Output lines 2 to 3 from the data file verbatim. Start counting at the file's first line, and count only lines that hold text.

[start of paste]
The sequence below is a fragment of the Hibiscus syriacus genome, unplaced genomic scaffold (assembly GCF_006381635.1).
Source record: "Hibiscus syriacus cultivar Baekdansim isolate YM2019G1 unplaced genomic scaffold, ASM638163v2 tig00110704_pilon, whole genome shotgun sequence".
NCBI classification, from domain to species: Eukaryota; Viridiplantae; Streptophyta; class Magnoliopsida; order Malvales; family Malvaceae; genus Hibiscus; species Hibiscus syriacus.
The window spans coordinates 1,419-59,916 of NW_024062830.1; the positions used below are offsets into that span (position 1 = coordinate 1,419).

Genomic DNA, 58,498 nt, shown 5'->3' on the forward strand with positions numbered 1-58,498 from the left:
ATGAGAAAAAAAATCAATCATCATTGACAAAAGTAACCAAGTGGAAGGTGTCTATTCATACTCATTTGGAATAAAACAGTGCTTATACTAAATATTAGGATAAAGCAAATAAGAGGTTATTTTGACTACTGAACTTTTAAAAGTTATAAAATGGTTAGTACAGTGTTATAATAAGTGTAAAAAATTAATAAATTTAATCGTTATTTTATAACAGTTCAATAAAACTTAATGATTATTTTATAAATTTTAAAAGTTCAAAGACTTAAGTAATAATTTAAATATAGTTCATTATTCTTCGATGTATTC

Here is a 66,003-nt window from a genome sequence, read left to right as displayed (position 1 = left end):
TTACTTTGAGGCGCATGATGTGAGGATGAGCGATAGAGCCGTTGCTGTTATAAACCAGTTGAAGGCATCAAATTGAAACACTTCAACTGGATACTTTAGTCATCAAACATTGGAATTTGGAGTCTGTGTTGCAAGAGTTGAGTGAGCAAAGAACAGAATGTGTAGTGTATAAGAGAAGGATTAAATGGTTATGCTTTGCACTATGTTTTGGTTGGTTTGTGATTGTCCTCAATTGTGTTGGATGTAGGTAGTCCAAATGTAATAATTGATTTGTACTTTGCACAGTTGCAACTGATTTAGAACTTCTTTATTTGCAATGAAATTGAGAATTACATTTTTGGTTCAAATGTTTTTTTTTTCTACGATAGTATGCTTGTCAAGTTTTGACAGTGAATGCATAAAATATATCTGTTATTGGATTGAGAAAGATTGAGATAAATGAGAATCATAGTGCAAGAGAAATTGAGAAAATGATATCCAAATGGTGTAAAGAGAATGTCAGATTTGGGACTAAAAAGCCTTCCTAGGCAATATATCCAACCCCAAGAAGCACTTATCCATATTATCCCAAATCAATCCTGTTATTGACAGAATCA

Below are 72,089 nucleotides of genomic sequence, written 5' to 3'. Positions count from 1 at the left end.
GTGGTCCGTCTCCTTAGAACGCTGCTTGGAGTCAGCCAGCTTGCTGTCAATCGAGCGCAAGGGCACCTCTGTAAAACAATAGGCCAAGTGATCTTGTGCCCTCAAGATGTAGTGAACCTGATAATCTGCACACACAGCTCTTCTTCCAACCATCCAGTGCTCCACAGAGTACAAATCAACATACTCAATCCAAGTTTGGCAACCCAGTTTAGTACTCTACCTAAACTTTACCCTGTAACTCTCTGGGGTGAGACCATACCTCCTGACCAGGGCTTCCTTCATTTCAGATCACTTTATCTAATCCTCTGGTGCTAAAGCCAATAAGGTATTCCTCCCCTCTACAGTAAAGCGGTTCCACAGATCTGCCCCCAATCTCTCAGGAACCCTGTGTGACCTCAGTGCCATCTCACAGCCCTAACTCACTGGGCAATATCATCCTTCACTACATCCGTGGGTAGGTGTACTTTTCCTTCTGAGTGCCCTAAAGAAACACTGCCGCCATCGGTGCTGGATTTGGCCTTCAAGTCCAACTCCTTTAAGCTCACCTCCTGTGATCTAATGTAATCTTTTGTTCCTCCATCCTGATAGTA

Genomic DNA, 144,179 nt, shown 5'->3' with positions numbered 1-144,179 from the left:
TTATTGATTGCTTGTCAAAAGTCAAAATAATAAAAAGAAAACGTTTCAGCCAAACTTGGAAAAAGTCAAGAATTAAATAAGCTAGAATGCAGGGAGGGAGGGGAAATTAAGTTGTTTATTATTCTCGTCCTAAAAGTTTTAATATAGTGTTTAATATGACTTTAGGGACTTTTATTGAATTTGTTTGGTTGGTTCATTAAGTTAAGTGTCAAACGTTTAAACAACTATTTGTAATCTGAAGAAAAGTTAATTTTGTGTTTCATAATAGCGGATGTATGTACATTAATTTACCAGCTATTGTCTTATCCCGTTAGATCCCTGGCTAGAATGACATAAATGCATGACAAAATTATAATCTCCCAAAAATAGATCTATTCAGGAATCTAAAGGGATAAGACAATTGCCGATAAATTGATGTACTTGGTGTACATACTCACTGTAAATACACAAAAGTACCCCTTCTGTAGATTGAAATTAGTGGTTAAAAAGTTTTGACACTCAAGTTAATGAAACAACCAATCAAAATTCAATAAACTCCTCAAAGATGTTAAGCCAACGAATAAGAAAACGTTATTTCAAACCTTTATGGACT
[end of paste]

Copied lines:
Source record: "Hibiscus syriacus cultivar Baekdansim isolate YM2019G1 unplaced genomic scaffold, ASM638163v2 tig00110704_pilon, whole genome shotgun sequence".
NCBI classification, from domain to species: Eukaryota; Viridiplantae; Streptophyta; class Magnoliopsida; order Malvales; family Malvaceae; genus Hibiscus; species Hibiscus syriacus.